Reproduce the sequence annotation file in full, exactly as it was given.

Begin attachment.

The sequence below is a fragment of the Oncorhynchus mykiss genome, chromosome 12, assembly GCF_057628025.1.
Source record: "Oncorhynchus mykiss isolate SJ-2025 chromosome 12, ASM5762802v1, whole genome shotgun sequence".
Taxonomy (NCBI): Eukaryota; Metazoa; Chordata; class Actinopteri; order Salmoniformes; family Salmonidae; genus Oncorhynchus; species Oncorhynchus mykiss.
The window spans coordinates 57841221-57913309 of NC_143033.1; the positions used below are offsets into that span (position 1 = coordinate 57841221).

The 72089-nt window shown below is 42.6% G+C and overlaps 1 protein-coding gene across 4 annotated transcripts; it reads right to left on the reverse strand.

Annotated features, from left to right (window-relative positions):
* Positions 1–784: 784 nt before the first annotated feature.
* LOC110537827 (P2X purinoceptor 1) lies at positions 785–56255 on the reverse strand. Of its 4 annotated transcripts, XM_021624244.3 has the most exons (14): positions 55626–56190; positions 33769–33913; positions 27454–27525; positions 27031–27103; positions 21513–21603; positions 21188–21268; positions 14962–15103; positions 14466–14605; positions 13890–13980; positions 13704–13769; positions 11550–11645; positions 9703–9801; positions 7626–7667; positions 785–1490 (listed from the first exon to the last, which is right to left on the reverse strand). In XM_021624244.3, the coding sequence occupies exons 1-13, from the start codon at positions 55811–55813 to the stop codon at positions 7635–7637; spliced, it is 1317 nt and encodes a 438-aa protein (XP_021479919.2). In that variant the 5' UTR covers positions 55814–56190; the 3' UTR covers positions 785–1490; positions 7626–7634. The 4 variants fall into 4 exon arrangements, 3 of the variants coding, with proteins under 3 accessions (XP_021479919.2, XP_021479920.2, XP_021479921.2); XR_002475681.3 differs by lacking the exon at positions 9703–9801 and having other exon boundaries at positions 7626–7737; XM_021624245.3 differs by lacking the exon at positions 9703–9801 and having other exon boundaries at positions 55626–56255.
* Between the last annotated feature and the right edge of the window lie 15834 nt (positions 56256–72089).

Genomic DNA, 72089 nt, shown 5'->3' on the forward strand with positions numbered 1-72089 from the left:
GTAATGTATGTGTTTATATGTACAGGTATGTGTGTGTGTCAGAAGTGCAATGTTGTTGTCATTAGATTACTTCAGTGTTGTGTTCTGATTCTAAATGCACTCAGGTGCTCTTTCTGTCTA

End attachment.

The sequence below is a fragment of the Oncorhynchus mykiss genome, chromosome 12, assembly GCF_057628025.1.
Source record: "Oncorhynchus mykiss isolate SJ-2025 chromosome 12, ASM5762802v1, whole genome shotgun sequence".
Taxonomy (NCBI): Eukaryota; Metazoa; Chordata; class Actinopteri; order Salmoniformes; family Salmonidae; genus Oncorhynchus; species Oncorhynchus mykiss.
The window spans coordinates 57841221-57913309 of NC_143033.1; the positions used below are offsets into that span (position 1 = coordinate 57841221).

The 72089-nt window shown below is 42.6% G+C and overlaps 1 protein-coding gene across 4 annotated transcripts; it reads right to left on the reverse strand.

Annotated features, from left to right (window-relative positions):
* Positions 1–784: 784 nt before the first annotated feature.
* LOC110537827 (P2X purinoceptor 1) lies at positions 785–56255 on the reverse strand. Of its 4 annotated transcripts, XM_021624244.3 has the most exons (14): positions 55626–56190; positions 33769–33913; positions 27454–27525; positions 27031–27103; positions 21513–21603; positions 21188–21268; positions 14962–15103; positions 14466–14605; positions 13890–13980; positions 13704–13769; positions 11550–11645; positions 9703–9801; positions 7626–7667; positions 785–1490 (listed from the first exon to the last, which is right to left on the reverse strand). In XM_021624244.3, the coding sequence occupies exons 1-13, from the start codon at positions 55811–55813 to the stop codon at positions 7635–7637; spliced, it is 1317 nt and encodes a 438-aa protein (XP_021479919.2). In that variant the 5' UTR covers positions 55814–56190; the 3' UTR covers positions 785–1490; positions 7626–7634. The 4 variants fall into 4 exon arrangements, 3 of the variants coding, with proteins under 3 accessions (XP_021479919.2, XP_021479920.2, XP_021479921.2); XR_002475681.3 differs by lacking the exon at positions 9703–9801 and having other exon boundaries at positions 7626–7737; XM_021624245.3 differs by lacking the exon at positions 9703–9801 and having other exon boundaries at positions 55626–56255.
* Between the last annotated feature and the right edge of the window lie 15834 nt (positions 56256–72089).

Genomic DNA, 72089 nt, shown 5'->3' on the forward strand with positions numbered 1-72089 from the left:
GTAATGTATGTGTTTATATGTACAGGTATGTGTGTGTGTCAGAAGTGCAATGTTGTTGTCATTAGATTACTTCAGTGTTGTGTTCTGATTCTAAATGCACTCAGGTGCTCTTTCTGTCTA